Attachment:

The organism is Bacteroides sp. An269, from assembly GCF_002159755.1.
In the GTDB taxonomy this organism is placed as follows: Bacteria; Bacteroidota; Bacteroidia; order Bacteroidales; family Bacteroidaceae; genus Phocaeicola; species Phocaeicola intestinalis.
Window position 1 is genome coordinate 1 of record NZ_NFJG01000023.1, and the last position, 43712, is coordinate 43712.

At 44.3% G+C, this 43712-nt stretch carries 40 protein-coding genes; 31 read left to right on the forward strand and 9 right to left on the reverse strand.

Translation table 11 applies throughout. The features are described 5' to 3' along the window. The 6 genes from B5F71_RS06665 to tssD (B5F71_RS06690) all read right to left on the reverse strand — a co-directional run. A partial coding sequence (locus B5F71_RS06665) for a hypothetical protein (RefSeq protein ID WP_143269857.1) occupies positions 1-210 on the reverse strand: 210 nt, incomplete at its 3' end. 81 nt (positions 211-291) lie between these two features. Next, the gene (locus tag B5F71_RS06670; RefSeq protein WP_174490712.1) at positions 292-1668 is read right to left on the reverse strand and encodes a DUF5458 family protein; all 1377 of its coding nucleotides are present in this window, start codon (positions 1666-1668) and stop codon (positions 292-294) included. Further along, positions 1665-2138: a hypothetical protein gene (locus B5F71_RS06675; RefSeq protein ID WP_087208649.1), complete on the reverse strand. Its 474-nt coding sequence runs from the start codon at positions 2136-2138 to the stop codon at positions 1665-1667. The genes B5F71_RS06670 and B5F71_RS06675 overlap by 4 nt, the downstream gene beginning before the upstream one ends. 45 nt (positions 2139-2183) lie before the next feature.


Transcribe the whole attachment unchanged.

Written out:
The organism is Bacteroides sp. An269, from assembly GCF_002159755.1.
In the GTDB taxonomy this organism is placed as follows: Bacteria; Bacteroidota; Bacteroidia; order Bacteroidales; family Bacteroidaceae; genus Phocaeicola; species Phocaeicola intestinalis.
Window position 1 is genome coordinate 1 of record NZ_NFJG01000023.1, and the last position, 43712, is coordinate 43712.

At 44.3% G+C, this 43712-nt stretch carries 40 protein-coding genes; 31 read left to right on the forward strand and 9 right to left on the reverse strand.

Translation table 11 applies throughout. The features are described 5' to 3' along the window. The 6 genes from B5F71_RS06665 to tssD (B5F71_RS06690) all read right to left on the reverse strand — a co-directional run. A partial coding sequence (locus B5F71_RS06665) for a hypothetical protein (RefSeq protein ID WP_143269857.1) occupies positions 1-210 on the reverse strand: 210 nt, incomplete at its 3' end. 81 nt (positions 211-291) lie between these two features. Next, the gene (locus tag B5F71_RS06670; RefSeq protein WP_174490712.1) at positions 292-1668 is read right to left on the reverse strand and encodes a DUF5458 family protein; all 1377 of its coding nucleotides are present in this window, start codon (positions 1666-1668) and stop codon (positions 292-294) included. Further along, positions 1665-2138: a hypothetical protein gene (locus B5F71_RS06675; RefSeq protein ID WP_087208649.1), complete on the reverse strand. Its 474-nt coding sequence runs from the start codon at positions 2136-2138 to the stop codon at positions 1665-1667. The genes B5F71_RS06670 and B5F71_RS06675 overlap by 4 nt, the downstream gene beginning before the upstream one ends. 45 nt (positions 2139-2183) lie before the next feature.